The obligation to vaccinate against Covid-19, in particular for certain professional categories has spread this summer all over the world
Like the United States, where compulsory vaccination has just been extended, a growing number of countries require a vaccination certificate for certain categories. We take stock.
Mandatory for all adults: an exception
Very few countries require vaccination for its entire adult population. This is the case in two authoritarian Central Asian states, Tajikistan and Turkmenistan. Although it is one of the few countries that has not reported any official case of Covid, Turkmenistan announced on July 7 that it was making vaccination compulsory for “all people over 18 without contraindications. medical ”.
In the Vatican, a note from February 8, 2021 makes the vaccine imperative for the inhabitants of the smallest state in the world and the employees who work there.
French territory in the South Pacific, New Caledonia will make vaccination compulsory for all adults and for travelers, according to a decision adopted on September 3.
Obligation for certain categories
Vaccination obligations for certain professional categories have multiplied all over the world during the summer. In the United States, President Joe Biden on Thursday made vaccination mandatory for federal employees and contractors of federal agencies, staff at nursing homes receiving federal grants and schools under federal control.
In France, the vaccination obligation for staff in hospitals, retirement homes, firefighters, ambulance workers and home helpers, comes into force on September 15. In Greece, vaccination became compulsory for nursing home staff on August 16, and for caregivers on September 1.
In Italy, a decree-law of May 25 obliges doctors and health personnel to be vaccinated, under penalty of not being able to practice in contact with people. Vaccination will become compulsory for anyone working in retirement homes from October 10.
In the UK, vaccination will be compulsory for nursing home workers from November 11. London has also launched a public consultation on the extension of the vaccination obligation to other health establishments.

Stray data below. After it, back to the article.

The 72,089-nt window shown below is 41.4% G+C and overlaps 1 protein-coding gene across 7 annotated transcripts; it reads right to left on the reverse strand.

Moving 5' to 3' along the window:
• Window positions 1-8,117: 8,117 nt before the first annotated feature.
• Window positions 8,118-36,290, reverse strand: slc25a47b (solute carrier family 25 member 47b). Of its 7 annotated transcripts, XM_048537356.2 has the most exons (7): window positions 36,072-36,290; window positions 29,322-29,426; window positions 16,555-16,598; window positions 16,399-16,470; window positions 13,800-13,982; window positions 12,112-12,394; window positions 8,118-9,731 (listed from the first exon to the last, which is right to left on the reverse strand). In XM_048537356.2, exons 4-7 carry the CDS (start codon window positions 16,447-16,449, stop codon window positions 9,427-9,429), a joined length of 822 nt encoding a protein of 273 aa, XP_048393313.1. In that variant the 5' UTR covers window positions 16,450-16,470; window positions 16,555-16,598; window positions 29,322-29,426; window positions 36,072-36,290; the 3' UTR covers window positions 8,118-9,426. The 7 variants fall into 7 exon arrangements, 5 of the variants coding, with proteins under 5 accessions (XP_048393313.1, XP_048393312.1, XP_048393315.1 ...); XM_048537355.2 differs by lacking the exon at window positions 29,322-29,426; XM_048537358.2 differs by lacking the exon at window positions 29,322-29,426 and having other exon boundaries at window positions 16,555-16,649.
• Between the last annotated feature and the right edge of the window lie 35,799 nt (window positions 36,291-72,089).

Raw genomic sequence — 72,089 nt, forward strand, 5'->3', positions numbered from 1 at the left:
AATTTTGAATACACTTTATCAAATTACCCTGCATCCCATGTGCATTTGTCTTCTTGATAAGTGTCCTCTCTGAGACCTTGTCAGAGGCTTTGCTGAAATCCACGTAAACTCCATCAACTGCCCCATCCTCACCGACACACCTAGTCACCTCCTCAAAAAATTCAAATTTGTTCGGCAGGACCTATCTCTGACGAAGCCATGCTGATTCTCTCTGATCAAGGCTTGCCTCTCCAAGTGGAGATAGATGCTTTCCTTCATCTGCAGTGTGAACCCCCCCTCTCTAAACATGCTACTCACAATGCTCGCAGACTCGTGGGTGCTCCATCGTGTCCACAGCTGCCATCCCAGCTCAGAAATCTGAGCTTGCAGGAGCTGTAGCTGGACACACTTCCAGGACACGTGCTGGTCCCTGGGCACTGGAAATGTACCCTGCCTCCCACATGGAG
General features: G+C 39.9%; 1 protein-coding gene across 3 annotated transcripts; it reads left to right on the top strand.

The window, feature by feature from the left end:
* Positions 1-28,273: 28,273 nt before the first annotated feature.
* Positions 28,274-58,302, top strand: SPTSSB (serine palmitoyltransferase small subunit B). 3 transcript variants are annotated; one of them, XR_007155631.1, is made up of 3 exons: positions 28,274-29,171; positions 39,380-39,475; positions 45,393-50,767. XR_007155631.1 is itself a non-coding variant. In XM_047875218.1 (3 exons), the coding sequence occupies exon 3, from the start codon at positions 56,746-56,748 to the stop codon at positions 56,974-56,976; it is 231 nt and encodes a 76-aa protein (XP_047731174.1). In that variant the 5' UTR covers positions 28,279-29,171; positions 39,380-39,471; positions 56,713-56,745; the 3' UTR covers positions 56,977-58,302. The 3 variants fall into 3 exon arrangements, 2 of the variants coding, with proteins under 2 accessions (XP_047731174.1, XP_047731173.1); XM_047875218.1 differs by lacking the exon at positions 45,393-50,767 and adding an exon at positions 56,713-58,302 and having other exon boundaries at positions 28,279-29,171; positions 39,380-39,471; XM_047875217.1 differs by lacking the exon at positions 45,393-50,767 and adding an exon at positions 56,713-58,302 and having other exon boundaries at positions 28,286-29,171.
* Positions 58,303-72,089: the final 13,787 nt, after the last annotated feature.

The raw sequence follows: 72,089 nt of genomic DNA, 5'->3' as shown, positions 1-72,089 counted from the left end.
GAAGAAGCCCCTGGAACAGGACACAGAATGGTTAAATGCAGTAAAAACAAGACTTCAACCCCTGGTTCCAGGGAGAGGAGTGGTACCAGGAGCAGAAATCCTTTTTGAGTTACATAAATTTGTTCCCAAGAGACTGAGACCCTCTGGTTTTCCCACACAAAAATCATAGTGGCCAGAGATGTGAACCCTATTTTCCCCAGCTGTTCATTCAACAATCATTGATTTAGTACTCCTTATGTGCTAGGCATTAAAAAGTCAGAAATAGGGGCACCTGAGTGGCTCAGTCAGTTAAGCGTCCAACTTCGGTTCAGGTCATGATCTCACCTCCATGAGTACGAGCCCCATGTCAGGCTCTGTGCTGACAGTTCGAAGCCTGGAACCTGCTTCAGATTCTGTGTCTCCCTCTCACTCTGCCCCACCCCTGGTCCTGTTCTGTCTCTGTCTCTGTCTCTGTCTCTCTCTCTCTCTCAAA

In Hungary, Prime Minister Viktor Orban announced on July 16 that vaccination would be compulsory for caregivers. Kazakhstan ordered the mandatory vaccination of most employees in contact with other people on July 1. In Australia, nursing home workers will need to have received at least one injection by September 17.
In Canada, the government announced on August 13 that the 300,000 federal civil servants would be required to be vaccinated as well as all travelers boarding a train, plane or boat.
Obligations imposed by companies
A growing number of large companies require all or part of their employees to provide proof that they have been vaccinated.
This is particularly the case in the United States for CVS pharmacies, the Chevron oil company, Disney or even the Goldman Sachs bank since August, before Washington decided, this week, to impose a system of payment on companies with more than 100 employees. sanitary pass.
In Australia, the Qantas airline also imposes vaccination on all its staff.
Not mandatory, but almost
In some cases, vaccination is not compulsory but the restrictions for the unvaccinated are very dissuasive.
Saudi Arabia announced on May 18 that vaccination would be mandatory from August to enter government and private facilities and that only vaccinated employees would be allowed to return to their workplace.
In Italy, teachers, staff of schools and universities, university students must, if they are not vaccinated, provide proof of a negative test every two days.
There are also many cases of vaccination obligations at the local level for certain professions, activities or for access to certain services.
For example, in Moscow for employees in the service sector, in Los Angeles for students over 12 or in China for access to hospitals, schools or public transport in several localities.
In several Canadian provinces, including Quebec, it is mandatory to be vaccinated to go to a bar, restaurant, theater or sports club over 12 years of age.